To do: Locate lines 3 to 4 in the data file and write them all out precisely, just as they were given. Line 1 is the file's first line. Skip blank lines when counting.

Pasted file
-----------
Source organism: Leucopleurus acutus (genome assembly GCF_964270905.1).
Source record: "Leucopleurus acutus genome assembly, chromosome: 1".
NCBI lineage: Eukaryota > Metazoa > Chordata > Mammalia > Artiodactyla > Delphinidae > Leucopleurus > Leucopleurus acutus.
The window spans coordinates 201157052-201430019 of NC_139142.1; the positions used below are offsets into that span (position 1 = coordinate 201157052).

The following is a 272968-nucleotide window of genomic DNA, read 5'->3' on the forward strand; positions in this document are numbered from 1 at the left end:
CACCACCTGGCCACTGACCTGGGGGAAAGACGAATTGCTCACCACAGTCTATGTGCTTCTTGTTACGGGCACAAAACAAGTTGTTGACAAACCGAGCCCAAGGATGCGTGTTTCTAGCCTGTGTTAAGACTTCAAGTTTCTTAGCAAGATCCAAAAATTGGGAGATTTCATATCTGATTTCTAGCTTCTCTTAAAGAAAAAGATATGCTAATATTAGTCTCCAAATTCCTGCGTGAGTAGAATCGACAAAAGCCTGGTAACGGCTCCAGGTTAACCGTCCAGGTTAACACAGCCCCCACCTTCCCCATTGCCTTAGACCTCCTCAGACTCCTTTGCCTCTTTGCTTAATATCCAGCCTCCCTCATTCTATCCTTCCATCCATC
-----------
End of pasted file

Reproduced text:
NCBI lineage: Eukaryota > Metazoa > Chordata > Mammalia > Artiodactyla > Delphinidae > Leucopleurus > Leucopleurus acutus.
The window spans coordinates 201157052-201430019 of NC_139142.1; the positions used below are offsets into that span (position 1 = coordinate 201157052).